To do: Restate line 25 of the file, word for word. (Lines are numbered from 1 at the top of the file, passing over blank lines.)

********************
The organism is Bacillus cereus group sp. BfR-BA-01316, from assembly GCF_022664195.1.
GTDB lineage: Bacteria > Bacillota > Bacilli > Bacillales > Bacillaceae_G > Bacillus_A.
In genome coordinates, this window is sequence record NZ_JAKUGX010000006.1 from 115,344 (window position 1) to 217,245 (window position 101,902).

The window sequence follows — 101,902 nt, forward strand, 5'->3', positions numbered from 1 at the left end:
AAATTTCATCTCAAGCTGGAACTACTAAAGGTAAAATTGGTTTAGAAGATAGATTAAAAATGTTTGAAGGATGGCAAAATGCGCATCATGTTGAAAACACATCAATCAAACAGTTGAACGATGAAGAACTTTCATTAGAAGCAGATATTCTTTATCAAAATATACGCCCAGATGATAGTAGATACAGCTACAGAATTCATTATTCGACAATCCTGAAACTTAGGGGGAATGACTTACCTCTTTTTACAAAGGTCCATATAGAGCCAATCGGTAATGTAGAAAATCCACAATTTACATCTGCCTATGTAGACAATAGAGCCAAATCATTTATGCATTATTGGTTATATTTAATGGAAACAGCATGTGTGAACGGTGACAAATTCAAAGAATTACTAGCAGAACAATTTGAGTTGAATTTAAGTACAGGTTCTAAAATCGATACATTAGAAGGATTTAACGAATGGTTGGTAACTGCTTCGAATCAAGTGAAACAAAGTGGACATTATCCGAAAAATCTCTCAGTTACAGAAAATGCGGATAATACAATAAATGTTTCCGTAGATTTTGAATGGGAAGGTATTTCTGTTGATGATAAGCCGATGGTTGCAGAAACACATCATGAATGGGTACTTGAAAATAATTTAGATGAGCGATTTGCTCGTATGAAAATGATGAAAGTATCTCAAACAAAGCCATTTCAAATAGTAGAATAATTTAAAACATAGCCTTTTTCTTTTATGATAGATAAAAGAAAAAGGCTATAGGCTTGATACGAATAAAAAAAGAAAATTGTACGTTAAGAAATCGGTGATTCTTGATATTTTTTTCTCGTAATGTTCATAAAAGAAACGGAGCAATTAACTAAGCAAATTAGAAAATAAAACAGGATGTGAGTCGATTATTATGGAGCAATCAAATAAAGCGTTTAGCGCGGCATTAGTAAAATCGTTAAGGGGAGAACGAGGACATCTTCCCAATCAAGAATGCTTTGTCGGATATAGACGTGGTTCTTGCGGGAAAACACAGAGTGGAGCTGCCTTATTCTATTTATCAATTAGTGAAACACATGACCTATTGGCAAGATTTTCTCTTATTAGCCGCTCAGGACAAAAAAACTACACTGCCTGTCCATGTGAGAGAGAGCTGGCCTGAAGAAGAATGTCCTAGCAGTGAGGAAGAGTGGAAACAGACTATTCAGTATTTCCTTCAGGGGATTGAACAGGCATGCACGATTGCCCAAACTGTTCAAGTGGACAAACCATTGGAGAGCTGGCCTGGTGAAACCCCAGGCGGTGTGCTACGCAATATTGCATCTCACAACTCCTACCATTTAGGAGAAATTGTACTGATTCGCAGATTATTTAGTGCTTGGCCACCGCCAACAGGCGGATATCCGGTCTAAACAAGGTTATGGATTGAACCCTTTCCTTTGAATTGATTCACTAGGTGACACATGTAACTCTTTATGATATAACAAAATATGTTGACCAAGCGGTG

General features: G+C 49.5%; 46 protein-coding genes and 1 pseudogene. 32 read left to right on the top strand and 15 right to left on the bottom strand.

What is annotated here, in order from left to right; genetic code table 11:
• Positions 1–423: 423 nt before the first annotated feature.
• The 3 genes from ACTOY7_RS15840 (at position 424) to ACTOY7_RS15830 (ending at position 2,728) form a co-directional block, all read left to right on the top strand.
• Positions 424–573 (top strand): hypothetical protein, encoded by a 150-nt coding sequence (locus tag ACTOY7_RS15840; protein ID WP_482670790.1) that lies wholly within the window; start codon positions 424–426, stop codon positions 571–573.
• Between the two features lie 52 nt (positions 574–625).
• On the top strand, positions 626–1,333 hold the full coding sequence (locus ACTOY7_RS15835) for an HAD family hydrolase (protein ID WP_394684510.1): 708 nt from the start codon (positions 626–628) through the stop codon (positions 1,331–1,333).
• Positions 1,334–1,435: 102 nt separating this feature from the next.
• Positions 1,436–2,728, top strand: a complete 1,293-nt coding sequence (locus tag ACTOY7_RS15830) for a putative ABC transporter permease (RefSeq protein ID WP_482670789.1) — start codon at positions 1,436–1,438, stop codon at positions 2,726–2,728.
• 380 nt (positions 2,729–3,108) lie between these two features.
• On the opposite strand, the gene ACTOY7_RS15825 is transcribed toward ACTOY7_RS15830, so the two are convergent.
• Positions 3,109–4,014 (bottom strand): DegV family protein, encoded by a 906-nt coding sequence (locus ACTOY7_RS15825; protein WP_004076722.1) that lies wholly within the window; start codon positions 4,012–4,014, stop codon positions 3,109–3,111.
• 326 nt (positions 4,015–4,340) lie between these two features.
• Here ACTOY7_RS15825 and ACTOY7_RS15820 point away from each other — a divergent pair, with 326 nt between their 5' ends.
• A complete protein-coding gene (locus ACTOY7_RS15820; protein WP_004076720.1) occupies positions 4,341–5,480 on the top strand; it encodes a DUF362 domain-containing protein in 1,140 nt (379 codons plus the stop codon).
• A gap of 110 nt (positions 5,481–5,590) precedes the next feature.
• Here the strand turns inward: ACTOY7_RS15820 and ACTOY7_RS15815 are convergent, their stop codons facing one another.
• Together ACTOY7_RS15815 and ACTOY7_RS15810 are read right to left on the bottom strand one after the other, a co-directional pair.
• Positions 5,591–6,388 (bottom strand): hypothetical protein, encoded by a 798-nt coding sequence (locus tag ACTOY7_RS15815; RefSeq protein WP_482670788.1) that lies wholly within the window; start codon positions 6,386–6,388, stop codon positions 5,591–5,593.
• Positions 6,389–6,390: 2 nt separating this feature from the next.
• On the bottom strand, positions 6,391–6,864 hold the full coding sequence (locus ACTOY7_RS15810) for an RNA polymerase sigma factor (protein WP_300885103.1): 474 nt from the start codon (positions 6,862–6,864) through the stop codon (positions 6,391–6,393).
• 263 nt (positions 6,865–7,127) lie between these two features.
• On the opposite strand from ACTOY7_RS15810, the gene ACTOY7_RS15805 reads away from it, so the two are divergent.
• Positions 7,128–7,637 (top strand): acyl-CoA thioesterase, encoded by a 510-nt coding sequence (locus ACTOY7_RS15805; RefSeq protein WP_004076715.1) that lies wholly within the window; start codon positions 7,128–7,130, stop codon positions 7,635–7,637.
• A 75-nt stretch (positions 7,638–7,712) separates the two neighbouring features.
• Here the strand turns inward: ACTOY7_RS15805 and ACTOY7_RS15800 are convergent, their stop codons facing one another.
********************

• Positions 6,389–6,390: 2 nt separating this feature from the next.